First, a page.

When a person needs resuscitation, the signs are obvious: they stop breathing and become non-responsive. It’s no question that a person displaying these symptoms requires immediate help if they’re to survive.
But when it comes to marriage, the signs and symptoms of a couple needing resuscitation are not so obvious. Why? Because over time, couples learn to adapt and function despite their critical status. Yet, over the years, I’ve heard from thousands of couples who claim that simply functioning in marriage is not what they really want. They want to experience joy and fulfillment…they want to thrive! So how can we bring a dying relationship back to life? It’s time to administer some marriage CPR with these four steps.
First, Be Patient.
Marriages don’t fall apart overnight. A dying marriage is the result of countless moments of hurts, habits, and hardships [Tweet This]. In the same way, marriages don’t recover overnight. Instead, reviving your marriage is a process that requires time and patience. But once we understand how to practice patience, we’ll be more equipped to patiently work towards a healthy marriage.
Second, Be Determined.
Love does not come easy. That’s why every morning when you wake up, you must choose to love your spouse well. Couples who have been married for 30, 40, 50 years or more will all tell you the same thing: A key to a healthy relationship is to work together through any and every problem. For them, quitting simply wasn’t an option. So I encourage you to be determined to pump life back into the heart of your marriage.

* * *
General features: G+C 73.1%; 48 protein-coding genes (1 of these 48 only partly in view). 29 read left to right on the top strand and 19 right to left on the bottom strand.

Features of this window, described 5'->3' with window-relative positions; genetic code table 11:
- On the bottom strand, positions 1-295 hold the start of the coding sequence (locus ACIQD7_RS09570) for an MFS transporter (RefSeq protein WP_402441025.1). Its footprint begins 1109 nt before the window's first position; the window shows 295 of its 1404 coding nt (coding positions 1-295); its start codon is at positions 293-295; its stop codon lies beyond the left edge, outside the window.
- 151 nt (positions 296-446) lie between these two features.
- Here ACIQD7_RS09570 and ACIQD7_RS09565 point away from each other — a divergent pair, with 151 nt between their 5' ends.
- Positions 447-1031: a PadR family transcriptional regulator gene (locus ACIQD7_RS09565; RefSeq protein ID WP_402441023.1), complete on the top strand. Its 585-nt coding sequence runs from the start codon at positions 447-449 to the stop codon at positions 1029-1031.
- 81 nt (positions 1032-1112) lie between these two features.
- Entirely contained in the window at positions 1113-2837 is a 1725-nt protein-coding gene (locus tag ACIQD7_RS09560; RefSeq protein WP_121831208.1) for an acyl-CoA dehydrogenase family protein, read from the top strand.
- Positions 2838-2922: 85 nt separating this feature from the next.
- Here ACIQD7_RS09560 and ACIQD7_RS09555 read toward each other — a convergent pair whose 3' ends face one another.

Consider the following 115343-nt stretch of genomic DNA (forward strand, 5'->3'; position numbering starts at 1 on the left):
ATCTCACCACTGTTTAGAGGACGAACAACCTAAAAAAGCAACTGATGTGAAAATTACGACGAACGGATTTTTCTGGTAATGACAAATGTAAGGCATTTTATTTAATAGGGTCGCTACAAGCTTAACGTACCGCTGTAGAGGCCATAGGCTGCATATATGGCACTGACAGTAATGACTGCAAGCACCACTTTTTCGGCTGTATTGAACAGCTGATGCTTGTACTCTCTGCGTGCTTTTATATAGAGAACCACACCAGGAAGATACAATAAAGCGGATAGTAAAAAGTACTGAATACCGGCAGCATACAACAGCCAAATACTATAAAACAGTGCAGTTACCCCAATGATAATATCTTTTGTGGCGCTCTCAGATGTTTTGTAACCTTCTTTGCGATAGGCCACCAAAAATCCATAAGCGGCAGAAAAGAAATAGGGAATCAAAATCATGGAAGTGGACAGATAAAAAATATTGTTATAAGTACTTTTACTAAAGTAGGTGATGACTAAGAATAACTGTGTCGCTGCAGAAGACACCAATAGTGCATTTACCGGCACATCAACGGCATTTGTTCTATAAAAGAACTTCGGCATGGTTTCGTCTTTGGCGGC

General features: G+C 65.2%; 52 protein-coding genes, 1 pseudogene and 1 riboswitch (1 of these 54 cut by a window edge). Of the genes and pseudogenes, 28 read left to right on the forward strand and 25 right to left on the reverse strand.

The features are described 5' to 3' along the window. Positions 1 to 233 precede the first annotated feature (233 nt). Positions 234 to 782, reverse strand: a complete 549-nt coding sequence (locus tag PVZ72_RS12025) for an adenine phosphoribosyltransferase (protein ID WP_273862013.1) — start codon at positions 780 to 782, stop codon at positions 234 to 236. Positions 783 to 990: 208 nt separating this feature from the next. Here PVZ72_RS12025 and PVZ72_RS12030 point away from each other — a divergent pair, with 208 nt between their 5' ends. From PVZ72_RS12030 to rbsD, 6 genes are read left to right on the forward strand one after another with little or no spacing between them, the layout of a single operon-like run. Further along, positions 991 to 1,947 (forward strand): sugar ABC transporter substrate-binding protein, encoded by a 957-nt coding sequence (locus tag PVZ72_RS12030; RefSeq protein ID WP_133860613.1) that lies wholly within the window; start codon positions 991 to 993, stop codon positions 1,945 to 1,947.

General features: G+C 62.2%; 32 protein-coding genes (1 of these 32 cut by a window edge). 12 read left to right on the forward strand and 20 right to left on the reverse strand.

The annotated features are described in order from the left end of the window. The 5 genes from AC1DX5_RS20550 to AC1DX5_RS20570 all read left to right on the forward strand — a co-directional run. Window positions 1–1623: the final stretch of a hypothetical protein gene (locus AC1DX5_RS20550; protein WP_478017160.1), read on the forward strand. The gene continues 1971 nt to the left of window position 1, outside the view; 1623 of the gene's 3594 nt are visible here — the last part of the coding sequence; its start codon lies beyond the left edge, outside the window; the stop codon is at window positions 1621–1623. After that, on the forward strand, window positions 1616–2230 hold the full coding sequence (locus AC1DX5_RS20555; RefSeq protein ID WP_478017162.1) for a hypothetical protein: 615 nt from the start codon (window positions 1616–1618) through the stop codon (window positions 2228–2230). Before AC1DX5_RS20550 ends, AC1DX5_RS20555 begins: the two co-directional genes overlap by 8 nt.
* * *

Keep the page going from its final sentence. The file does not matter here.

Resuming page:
Third, Forgive and Seek Forgiveness.
So many marriages fail because of one thing: unforgiveness. A spouse may have many reasons to not forgive their husband or wife. Perhaps they want to wait until they’re “ready” to offer forgiveness. Perhaps they don’t want to be seen as “weak” for giving forgiveness. Or perhaps they believe that forgiveness means forgetting how they were wronged. But as I discuss in my blog Forgiveness: It’s Not What You Think, these are not valid reasons for remaining bitter. Instead, forgiveness has the power to restore and heal relationships. Yes, forgiving and asking for forgiveness is difficult. But it’s worth it.
If the person you need to forgive in marriage is yourself, you may want to check out my blog 9 Tips for When You Can’t Forgive Yourself.
Fourth, Earn Trust.
The final step to reviving a dying marriage is to reestablish trust. In my blog Unlocking the Door to Intimacy in Marriage, I define trust as having confidence that your spouse is authentic, honest, and dependable. Unfortunately, trust is much easier lost than gained. A single word or action can empty a relationship of all trust. This means that trust must be earned back. Over time, a dying marriage is brought back to life by rebuilding the level of trust between you and your spouse. For more specific solutions, check out my blog How to Build Trust in a Relationship.
What have you done to revive your marriage? What worked? What didn’t? Share in the comments below.